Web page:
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I think neem oil does work, and I don’t care if you think that I’m deluded.
Pest control is a bit of a contentious issue in house plant circles because what works for some people doesn’t for others.
A couple of years ago, neem oil was what we all used. There wasn’t really much else that didn’t require you to wear a mask or could only be used five times before it killed your plants.
And then systemic pesticides came about. You could pour then into the soil, the plants would take them up, and pests would be poisoned when they ate them
I’m sure they’re all very good, but YOU CAN’T GET THEM IN THE UK.
There is a couple of brands, but I’ve tried them and they, er, don’t work. At least, they didn’t for me.
The most upsetting thing in this whole debacle is that now a lot of people are not only claiming that systemic granules are better than neem oil (I can’t get them! I don’t want to hear it!) but also that neem oil is snake oil and it doesn’t work!
Arguments like this always pique my interest because I advocate for neem oil on this blog.
I recently saw a reddit thread where people were laughing at people for using neem oil.
I immediately made up a spray bottle of it, and sprayed down the Plague Plants*
*The Plague Plants are the ones that live in the bathroom that are constantly infested with thrips. Most plants cycle in and out of the infectious diseases unit, but there are a few that can’t shift em.
I diligently sprayed down my Phildeondron Pink Princess every five-ish days with neem oil, and wiped off any adults/larvae as I saw them. After about three weeks, the thrips were gone.
Even on thrips, which become resistant to almost every other pesticide in general.
How does neem oil work?
Neem oil can’t kill on contact (unless you make up a really thick solution), but over time it messes up the hormones of bugs and makes them behave in ways that…don’t benefit the pest population.
- They forget to eat
- The females don’t lay eggs
- Eggs don’t develop properly
- Adults are sterilised
- Disrupts sexual communication
Neem affects different bugs in different ways. It doesn’t, for example, have that much of an effect on adults BUT it inhibits the development of the larvae. If you’re treating thrips with neem, check your plant thoroughly and squish any adults yourself.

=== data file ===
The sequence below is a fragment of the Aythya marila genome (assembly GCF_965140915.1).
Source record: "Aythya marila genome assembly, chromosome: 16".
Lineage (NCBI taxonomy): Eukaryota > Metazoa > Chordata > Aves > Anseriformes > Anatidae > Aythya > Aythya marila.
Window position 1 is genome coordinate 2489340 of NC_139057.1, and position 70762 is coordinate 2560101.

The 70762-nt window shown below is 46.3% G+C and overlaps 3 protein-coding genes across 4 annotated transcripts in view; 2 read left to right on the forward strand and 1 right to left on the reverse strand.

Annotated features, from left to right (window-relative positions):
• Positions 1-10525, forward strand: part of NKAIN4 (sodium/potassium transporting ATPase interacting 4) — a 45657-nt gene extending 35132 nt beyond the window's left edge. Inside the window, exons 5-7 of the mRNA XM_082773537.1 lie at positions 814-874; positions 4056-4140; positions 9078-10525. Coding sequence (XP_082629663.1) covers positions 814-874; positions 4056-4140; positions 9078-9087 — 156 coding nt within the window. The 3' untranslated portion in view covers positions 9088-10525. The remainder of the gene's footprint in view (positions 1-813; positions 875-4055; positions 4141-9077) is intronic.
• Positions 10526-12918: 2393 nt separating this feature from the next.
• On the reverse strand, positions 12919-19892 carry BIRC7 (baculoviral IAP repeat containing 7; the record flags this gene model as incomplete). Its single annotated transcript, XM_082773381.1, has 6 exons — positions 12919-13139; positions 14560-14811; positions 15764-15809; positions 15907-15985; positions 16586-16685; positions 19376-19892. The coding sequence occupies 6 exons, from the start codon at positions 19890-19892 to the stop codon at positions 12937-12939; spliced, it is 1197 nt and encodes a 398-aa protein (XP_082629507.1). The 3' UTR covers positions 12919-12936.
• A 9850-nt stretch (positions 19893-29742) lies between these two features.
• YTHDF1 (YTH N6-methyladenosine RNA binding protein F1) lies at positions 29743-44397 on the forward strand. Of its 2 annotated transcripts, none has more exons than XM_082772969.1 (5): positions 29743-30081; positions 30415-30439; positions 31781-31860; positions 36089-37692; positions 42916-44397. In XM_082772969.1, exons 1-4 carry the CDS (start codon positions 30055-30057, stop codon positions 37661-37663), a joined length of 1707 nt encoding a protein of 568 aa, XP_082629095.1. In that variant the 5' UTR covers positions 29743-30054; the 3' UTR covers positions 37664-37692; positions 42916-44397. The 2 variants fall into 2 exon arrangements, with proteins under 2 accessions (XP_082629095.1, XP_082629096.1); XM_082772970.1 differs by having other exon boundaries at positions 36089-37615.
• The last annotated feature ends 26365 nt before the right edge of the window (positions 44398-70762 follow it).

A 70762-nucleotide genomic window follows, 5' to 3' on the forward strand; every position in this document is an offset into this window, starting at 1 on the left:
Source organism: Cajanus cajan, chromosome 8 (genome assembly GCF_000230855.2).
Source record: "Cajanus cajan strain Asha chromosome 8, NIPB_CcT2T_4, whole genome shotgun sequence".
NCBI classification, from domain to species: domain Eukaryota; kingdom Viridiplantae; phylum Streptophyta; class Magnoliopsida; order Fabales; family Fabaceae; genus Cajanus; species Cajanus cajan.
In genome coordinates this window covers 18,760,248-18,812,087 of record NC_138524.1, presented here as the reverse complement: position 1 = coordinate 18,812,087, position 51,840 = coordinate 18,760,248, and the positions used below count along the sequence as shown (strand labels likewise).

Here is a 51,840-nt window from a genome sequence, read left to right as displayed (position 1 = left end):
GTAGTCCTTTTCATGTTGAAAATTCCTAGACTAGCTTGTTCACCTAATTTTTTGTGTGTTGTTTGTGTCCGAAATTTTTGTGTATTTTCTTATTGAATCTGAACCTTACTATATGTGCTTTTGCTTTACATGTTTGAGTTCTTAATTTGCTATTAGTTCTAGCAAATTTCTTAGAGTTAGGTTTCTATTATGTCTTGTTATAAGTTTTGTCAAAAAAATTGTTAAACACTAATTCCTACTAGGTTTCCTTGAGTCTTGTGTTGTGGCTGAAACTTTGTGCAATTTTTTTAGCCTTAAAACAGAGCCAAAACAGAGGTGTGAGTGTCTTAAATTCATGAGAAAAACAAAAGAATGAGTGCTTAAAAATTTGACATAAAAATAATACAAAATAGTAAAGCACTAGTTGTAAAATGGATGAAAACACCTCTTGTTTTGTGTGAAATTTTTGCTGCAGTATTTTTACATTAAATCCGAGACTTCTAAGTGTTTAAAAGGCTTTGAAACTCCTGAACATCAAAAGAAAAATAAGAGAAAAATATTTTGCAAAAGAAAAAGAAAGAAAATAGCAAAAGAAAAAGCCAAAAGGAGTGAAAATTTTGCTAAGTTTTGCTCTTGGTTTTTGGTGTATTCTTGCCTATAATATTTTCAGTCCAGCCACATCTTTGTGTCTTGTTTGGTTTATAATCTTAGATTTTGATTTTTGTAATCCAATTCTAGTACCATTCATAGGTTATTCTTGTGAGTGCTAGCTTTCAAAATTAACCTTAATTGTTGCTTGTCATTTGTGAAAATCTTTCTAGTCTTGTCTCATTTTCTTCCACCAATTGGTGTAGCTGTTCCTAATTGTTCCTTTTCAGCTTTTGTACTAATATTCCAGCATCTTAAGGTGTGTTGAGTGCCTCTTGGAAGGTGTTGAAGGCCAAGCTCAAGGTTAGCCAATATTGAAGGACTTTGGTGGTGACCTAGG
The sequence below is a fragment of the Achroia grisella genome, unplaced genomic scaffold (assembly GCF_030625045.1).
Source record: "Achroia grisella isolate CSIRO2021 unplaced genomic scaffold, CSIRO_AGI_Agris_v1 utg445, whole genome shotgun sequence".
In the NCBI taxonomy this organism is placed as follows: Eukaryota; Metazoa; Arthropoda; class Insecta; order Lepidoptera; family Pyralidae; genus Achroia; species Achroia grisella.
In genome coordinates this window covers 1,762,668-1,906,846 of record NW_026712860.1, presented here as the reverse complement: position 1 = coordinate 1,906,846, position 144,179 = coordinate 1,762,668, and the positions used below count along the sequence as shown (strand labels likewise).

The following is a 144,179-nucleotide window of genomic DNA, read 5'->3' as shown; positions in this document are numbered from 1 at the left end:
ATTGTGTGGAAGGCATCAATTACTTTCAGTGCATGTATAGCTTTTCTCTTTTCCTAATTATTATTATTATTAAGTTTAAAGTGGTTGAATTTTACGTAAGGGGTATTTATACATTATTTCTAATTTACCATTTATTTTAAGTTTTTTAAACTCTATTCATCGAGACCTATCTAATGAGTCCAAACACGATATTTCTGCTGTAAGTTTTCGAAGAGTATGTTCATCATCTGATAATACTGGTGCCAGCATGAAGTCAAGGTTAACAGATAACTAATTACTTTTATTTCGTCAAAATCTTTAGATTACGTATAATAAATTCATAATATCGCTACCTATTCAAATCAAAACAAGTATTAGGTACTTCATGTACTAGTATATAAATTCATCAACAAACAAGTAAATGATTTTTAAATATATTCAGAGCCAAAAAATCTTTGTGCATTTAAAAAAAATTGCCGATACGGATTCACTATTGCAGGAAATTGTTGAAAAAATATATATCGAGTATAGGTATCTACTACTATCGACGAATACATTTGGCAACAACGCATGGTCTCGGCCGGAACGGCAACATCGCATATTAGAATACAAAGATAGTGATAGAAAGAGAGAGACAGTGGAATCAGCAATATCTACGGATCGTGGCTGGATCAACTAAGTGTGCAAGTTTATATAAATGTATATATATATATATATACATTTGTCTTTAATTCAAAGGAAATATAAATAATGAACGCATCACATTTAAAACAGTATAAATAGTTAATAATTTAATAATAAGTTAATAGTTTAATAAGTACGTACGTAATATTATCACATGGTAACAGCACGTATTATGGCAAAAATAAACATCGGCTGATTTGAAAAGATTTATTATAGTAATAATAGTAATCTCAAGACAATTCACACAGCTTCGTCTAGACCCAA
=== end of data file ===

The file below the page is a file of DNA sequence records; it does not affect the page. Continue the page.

How to use neem oil
Neem oil needs to be made up fresh every time, or at least re-emulsified. It’s solid at room temperature, so you need to add it to warm water, or add more warm water to liquify it again.
I use a 300ml spray bottle, add in a pea-sized (ish) dollop of neem oil and top with warm water. I sometimes add in a drop of washing up liquid (dish soap) if I’m feeling fancy.
Another benefit of using warm water is that it’s less likely to leave white marks on the leaves than cold water. I have no idea why that’s the case, but that’s what some dude on the internet told me.
Before spraying, check the plant over and remove any bugs you can see. Then simply spray the plant down with the neem oil spray. If your plant sits in a sunny spot, keep it out of the sun until the plant dries off, otherwise, the combo of oil and water can make it more susceptible to burning.
Repeat weekly. You could probably go as frequently as every four days, but if you over neem, you can end up damaging leaves.
How long does it take for neem oil to work?
This will vary from plant to plant, and depend on how bad the infestation is.
If you’re consistent, you should see results in a month or so, but some plants may need ‘neeming’ for a lot longer.
I feel like I’ve mentioned thrips a lot (here’s a full guide to the little buggers), but that’s because I’ve found that they’re the most tenacious and difficult to get rid of. Sometimes they simply WON’T GO.
I can only assume they’re hiding the soil, so if I’m finding them especially tough to shift, I put diatomaceous earth on top of the soil so they can’t creep back onto the plant.
I have a post on diatomaceous earth here, but you simply sprinkle a layer on top of the soil. It has to be dry to work, so add it after you’ve neemed.
How often should you apply neem oil?
If you have a plant that’s infested with pests, spray it down with neem weekly. If you remove as many as you can before you spray it the first time, you shouldn’t need to apply more than that.
What plants should you not use neem oil on?
There aren’t any specific plants (that I know of) that can’t tolerate neem. A lot of people recommend not using it on plants with velvet leaves, but I’ve sprayed my Calathea velvet touch a LOT and she’s fine.
If you’re worried that neem will damage a plant (it’s never happened to me, but be cautious with pricey plants) then try it out on an inconspicuous leaf first.
Just make sure not to spray it on a plant and then leave that plant in direct sunlight, because sun and neem can causing burning.
Also, don’t use neem on outdoor plants, because it can harm beneficial pollinators.
Can you use too much neem oil?
You can definitely treat your plants too frequently. There’s not much benefit to spraying them more than every week – spraying them thoroughly less often is better than half-assing it every day.
The damage you can do will vary from plant to plant, but you can end up with brown spots on the leaves.
Don’t use more than a pea-sized amount of neem. If it’s too thick you’ll end up with an oily film over the leaf which can block the light and stomata, which would…not be good.
I think neem oil works. It’s not the fastest or the most effective treatment BUT it’s easy, relatively cheap, and it’s not as toxic as a lot of other big sprays.
My favourite type of pest control is using predatory bugs, but there aren’t that many available in the UK that aren’t extortionately priced. Neem oil works well if you’re consistent with treatment.